Digital transformation – what exactly is it?

Digitalization seems to be a term that has already become part of our everyday language. But when you ask people about digital transformation, or what the difference is between digital transformation and digitalization, you soon see faces clouding over, looking deep in thought and a little puzzled.

Digitalization – making the old future-proof

The term 'digitalization' basically refers to the process in which information that has so far been available only in analogue form is converted or transposed into digital form. We've all encountered it already in some shape or form. Or perhaps you still stick your photos into photo albums? Probably not. These days, whether you've taken your photographs with a smartphone or digital camera, there are service providers out there who can help you to upload your photos directly to the Internet or to a photo album via an app. Or perhaps you are already using a digital photo frame? Your TV programmes are no longer transmitted via a classic aerial; transmission is now digital by means of a high-speed fibre-optic cable – the same goes for radio. The list goes on and on, but one thing is clear: things are becoming digital, as they never were before. They are processed to enable a digital version of the original to be created. 

Digital transformation – the problem-solving process

Unlike digitalization, digital transformation is not just a matter of changing individual products, but an entire system. It is a process characterised by the continuous development of digital technologies, but is actually initiated by the changing needs of users in the system. These needs are satisfied by new digital technologies, until new requirements emerge.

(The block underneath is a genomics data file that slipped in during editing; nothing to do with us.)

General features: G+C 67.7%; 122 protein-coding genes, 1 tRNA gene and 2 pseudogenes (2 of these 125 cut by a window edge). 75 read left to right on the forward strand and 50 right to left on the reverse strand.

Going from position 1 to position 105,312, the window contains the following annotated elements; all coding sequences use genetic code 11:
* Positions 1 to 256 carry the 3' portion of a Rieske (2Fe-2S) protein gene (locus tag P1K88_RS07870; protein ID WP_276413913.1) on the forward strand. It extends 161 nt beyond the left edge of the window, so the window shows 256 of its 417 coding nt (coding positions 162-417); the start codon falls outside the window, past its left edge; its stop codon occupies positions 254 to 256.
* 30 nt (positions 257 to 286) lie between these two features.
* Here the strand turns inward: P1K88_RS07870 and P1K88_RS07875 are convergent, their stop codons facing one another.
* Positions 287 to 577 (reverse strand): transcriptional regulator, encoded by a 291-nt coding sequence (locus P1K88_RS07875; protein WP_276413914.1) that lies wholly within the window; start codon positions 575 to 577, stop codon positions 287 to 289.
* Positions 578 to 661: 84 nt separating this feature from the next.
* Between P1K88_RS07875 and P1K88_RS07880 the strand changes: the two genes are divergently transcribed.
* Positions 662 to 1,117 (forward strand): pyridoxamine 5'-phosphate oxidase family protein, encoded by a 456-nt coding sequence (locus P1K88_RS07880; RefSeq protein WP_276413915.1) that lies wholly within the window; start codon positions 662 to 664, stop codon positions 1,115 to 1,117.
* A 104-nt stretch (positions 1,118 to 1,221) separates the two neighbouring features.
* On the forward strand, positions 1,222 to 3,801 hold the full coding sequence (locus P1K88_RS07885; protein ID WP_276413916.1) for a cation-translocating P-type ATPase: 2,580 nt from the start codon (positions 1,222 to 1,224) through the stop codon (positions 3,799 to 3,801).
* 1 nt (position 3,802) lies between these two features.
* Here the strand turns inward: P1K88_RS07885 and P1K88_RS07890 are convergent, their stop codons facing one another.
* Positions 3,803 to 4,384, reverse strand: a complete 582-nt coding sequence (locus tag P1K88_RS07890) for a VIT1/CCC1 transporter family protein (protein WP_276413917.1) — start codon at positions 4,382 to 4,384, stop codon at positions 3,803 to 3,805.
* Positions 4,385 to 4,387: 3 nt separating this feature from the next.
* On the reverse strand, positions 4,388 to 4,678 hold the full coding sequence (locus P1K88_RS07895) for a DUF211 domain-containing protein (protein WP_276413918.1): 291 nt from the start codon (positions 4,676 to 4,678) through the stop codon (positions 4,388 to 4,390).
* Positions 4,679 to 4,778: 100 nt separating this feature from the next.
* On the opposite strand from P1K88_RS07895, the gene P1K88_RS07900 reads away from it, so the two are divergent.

As most people know, a university does not operate like any other organisation 'on the market', although universities do have customers in the broader sense, who also have needs and expectations. After all, these people are part of society and are therefore part of shaping society. Not convinced? Here's a test: do you use a smartphone? Yes, that was a brilliant idea, but the inventor simply realised people's communication requirements. Smartphones went on to change our communication behaviour for good and only as a result of this development have brand-new channels emerged, such as social media or location-related services.

The same is true of the world of work. What was office life like before e-mail appeared on screens? Calmer, for sure. But it also took some time to obtain information. Do you now also share information almost in real time via cloud-based services like TUownCloud, opens an external URL in a new window with collaboration or project partners? Perhaps you want to chat via TUchat, opens an external URL in a new window because it's quicker and more direct? Or have you ever attended a video conference, because it was the most efficient and cost-effective way for everyone involved? True, these are all well-established digital tools. But they haven't been around for that long. This should serve to illustrate that our environment is constantly changing, because our needs and the problems that we want to solve are constantly changing too.

In summary, digital transformation is the umbrella term that describes this process of problem solving. It takes place in some shape or form. As a technical university, our aim must be to help solve problems as soon as they arise – or even to anticipate them.